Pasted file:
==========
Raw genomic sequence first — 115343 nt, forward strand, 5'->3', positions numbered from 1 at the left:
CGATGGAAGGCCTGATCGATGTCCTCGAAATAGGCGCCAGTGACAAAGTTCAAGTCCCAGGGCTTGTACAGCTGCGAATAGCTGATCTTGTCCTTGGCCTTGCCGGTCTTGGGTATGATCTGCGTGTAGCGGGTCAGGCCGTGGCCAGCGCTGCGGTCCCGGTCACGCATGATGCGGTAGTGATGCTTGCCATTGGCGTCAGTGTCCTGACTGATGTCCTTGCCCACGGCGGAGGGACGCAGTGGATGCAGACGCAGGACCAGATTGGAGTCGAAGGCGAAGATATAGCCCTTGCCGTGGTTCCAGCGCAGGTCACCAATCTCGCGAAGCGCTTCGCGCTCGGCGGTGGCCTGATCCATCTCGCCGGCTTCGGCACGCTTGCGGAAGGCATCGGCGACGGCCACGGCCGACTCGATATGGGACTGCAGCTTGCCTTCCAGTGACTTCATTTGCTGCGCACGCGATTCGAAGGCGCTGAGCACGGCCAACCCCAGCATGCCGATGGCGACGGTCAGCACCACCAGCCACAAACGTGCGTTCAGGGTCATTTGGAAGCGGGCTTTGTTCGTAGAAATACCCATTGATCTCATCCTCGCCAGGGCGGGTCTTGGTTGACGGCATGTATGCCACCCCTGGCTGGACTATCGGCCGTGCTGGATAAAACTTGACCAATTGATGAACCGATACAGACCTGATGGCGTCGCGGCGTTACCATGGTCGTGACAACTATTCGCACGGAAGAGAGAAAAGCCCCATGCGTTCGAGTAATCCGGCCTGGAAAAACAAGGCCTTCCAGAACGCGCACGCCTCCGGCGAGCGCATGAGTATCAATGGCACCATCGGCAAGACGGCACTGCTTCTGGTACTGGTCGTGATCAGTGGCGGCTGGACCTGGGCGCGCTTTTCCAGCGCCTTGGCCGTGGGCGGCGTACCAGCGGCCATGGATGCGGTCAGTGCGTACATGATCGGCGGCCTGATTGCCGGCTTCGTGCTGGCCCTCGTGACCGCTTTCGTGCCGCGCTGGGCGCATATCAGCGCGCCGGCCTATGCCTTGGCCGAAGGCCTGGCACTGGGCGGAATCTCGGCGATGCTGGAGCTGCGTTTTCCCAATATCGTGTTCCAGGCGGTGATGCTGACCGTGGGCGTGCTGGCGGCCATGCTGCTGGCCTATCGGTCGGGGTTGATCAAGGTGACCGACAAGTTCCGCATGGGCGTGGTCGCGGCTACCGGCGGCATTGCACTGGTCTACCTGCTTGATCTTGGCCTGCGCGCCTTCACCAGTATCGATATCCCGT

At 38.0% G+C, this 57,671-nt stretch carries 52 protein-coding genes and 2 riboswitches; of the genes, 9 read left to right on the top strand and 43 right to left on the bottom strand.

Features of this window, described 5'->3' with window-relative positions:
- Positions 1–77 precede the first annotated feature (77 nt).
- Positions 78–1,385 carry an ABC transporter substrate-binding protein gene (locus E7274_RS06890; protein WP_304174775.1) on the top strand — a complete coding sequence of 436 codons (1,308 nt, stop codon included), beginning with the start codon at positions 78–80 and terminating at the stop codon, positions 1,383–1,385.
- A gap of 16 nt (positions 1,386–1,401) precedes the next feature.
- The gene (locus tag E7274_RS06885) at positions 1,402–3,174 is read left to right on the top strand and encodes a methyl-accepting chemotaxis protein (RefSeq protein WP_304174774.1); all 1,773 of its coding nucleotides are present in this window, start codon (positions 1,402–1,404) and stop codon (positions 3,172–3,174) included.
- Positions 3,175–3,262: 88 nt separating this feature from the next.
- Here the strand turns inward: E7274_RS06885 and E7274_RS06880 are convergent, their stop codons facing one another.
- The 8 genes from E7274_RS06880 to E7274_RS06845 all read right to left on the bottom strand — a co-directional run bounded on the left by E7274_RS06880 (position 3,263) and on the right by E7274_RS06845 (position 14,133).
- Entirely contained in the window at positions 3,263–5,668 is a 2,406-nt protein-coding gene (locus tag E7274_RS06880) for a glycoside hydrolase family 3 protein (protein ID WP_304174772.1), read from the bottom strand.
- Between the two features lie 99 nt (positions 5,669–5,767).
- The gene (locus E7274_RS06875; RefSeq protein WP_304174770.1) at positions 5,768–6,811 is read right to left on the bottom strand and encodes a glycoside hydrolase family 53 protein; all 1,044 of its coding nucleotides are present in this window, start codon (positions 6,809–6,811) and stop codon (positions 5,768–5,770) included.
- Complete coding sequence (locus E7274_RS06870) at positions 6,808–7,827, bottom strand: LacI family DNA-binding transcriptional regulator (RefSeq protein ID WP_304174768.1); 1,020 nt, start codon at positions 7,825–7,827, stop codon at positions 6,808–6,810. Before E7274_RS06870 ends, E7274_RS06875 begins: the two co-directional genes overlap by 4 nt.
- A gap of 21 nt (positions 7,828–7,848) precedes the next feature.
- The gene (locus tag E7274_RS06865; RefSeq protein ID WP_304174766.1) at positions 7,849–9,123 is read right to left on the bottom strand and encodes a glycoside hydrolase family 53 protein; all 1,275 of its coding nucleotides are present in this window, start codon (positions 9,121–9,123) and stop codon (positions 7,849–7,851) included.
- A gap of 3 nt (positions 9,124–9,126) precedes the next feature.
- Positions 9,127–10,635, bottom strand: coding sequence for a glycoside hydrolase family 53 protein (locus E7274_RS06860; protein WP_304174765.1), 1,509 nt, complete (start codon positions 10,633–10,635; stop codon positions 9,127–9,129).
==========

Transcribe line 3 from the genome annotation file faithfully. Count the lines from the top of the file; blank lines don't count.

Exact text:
At 38.0% G+C, this 57,671-nt stretch carries 52 protein-coding genes and 2 riboswitches; of the genes, 9 read left to right on the top strand and 43 right to left on the bottom strand.